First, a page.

UK border controls on imported goods: what's the plan?

UK border controls on imported goods:  what's the plan?


The UK Government has announced that new border controls on imports from the EU scheduled for July 2022 are being postponed. In the short term, many (but not all) businesses are likely to welcome this move, as it reduces the risk of disruption to supply chains and will ease cost pressures.  But at some point, the UK Government will have to decide on its post-Brexit approach to border controls – so what's the plan in the longer term?

The story so far

The UK Government's approach to border controls on goods imports from the EU has seen a series of postponements since the end of the Brexit transition period on 31 December 2020 – even though UK goods exporters have been required to comply with EU border controls in full since 1 January 2021.  The latest position on EU imports is as set out in the textbox below:

Imports from the EU: where are we now?
  • From 1 January 2022, all businesses importing goods from the EU have been required to provide customs declarations and pay any applicable tariffs "upfront". Until that point, it had been possible to deal with these matters "in arrears";  for example, most goods from the EU could enter the UK without the relevant paperwork (which could be provided to HMRC later), whereas now they face being refused entry if customs documentation is absent or incorrect.

  • It had been envisaged that from 1 July 2022, all goods imported from the EU would need to be accompanied by safety and security declarations and agri-food products would need to enter via a Border Control Post to allow physical checks to be carried out (as is the case for goods from the rest of the world). However, these requirements are now being postponed out of concern that they will lead to increased costs at a time of significant inflation and possibly also disruption (particularly as a result of the proposed physical checks on agri-food products).

The overall effect of these measures is that it will remain significantly cheaper and easier for EU businesses to export goods to the UK than for UK businesses to export to the EU.  That is not to say that only EU businesses will benefit from the postponement – because obviously many UK businesses rely on EU imports and will benefit from lower costs and reduced risk of disruption.  However, UK producers may feel understandably aggrieved at the lack of a level playing field.   Meanwhile, other businesses, including port operators, are aggrieved about wasted costs they have incurred in preparing for the changes expected in July, which is particularly unwelcome at a time when they are facing a range of other headwinds.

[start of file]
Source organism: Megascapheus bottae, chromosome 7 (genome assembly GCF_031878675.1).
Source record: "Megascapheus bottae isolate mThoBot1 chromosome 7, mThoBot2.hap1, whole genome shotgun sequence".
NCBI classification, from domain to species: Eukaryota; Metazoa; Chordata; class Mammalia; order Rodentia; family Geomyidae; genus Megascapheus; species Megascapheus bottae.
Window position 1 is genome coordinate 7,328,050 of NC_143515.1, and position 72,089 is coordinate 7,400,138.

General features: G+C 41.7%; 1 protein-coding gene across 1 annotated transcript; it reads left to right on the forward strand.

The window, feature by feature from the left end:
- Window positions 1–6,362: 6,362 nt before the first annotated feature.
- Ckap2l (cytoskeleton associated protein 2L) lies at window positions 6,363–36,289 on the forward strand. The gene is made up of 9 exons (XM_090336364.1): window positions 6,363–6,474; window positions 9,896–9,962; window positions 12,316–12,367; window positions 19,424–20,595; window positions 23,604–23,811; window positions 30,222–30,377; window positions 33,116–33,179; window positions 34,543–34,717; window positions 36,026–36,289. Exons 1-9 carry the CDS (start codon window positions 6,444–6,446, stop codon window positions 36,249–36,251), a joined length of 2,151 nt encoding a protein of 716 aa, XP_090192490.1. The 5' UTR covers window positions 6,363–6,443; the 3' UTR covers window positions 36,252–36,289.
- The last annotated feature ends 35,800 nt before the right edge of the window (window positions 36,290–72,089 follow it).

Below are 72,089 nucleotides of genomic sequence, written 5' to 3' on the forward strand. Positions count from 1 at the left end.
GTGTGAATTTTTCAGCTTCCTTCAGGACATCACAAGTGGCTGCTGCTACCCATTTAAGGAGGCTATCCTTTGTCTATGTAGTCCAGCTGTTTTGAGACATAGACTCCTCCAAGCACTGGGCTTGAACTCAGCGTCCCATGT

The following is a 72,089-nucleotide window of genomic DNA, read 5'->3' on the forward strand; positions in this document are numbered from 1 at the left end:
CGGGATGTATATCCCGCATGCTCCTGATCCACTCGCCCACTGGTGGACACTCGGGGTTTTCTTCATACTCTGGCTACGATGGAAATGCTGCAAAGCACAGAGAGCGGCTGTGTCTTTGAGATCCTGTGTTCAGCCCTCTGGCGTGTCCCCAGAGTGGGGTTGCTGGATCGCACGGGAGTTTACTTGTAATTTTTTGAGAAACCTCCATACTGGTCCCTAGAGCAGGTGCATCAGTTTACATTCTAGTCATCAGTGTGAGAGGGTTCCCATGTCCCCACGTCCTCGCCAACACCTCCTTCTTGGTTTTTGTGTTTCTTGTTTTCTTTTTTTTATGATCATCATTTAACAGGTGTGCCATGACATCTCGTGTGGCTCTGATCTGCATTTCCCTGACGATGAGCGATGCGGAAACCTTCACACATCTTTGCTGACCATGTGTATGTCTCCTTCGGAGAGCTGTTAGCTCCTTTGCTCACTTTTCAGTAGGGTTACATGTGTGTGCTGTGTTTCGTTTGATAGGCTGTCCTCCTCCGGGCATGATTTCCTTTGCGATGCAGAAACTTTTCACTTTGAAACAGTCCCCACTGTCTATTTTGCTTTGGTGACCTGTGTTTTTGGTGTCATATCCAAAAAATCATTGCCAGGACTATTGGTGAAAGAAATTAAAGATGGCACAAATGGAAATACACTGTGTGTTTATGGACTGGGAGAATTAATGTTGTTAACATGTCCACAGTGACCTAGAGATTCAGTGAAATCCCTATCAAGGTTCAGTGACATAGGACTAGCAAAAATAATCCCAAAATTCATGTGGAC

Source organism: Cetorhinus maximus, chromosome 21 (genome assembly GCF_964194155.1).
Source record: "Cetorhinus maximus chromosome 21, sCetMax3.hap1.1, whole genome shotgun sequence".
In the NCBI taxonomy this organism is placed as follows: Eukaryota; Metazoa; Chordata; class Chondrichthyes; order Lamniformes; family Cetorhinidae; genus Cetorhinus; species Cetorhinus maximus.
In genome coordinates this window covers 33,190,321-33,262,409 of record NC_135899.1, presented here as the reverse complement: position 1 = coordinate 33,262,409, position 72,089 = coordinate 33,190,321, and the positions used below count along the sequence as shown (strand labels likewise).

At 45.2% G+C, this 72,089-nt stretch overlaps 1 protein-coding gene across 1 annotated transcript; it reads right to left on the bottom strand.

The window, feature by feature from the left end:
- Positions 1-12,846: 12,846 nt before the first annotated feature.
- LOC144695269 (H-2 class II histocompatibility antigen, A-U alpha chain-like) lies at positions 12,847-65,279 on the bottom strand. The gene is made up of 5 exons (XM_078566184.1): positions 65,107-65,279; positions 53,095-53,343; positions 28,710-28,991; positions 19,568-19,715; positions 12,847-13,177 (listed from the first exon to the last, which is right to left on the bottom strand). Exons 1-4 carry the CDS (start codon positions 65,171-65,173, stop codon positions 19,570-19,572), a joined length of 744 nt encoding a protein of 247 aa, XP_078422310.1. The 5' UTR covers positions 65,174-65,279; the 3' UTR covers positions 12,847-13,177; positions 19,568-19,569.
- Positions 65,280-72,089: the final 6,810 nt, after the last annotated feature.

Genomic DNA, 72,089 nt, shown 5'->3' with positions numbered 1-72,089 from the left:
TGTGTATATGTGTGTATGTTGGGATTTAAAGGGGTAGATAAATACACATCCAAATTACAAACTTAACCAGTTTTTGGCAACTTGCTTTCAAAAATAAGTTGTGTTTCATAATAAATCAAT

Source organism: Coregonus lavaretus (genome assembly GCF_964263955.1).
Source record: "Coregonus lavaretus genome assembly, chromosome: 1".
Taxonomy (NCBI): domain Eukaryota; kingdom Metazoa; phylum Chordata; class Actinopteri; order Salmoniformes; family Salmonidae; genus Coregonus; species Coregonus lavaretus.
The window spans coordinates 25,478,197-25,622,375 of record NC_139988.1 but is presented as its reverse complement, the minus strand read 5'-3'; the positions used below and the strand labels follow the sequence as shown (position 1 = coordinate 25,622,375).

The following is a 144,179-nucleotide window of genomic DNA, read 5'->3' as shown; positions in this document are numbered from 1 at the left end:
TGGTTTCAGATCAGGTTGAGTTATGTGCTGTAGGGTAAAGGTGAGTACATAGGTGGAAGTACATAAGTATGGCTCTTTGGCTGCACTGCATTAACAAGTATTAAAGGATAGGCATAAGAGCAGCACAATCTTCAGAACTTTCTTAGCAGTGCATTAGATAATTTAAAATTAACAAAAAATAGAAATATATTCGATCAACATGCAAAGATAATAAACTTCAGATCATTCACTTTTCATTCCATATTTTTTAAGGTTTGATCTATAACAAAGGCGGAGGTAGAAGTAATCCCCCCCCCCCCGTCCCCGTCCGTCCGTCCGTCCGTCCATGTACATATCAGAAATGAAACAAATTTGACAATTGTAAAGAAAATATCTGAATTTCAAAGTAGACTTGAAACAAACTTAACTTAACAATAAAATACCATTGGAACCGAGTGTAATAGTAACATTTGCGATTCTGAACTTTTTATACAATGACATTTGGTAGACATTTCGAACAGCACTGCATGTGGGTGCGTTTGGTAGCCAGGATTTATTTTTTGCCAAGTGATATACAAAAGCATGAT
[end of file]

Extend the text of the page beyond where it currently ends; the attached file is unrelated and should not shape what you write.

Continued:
What's the longer term plan?

The Government has stated that it plans to introduce a new controls regime "at the end of 2023", which implies that the current arrangements will continue for at least another 18 months.    Reference is made to building on the existing 2025 UK Border Strategy, which suggests a move towards greater reliance on data, technology and trusted trader schemes (effectively a form of self-regulation) in order to minimise and streamline border formalities.  However, the target date of the end of 2023 would imply a significant acceleration of certain elements of the 2025 Border project.  This may prove challenging to deliver – particularly if the new regime is heavily reliant on new technology.

Designing the new regime will require a careful balancing act

In designing the new regime, the Government will need to be mindful of the following:

  • Whilst streamlining processes and reducing the number and frequency of physical checks can produce substantial savings for business, it may also increase the chances of unsafe products entering the UK market. Most developed economies maintain some level of physical checks and documentation requirements with a view to minimising this risk.

  • If the new regime results in EU imports being treated significantly more favourably than those from non-EU countries, the UK could face accusations of discrimination from the latter.

  • If the EU perceives the UK as having dropped its standards as regards e.g. food imports, this is likely to make it more difficult to agree changes that would benefit UK exporters to the EU.


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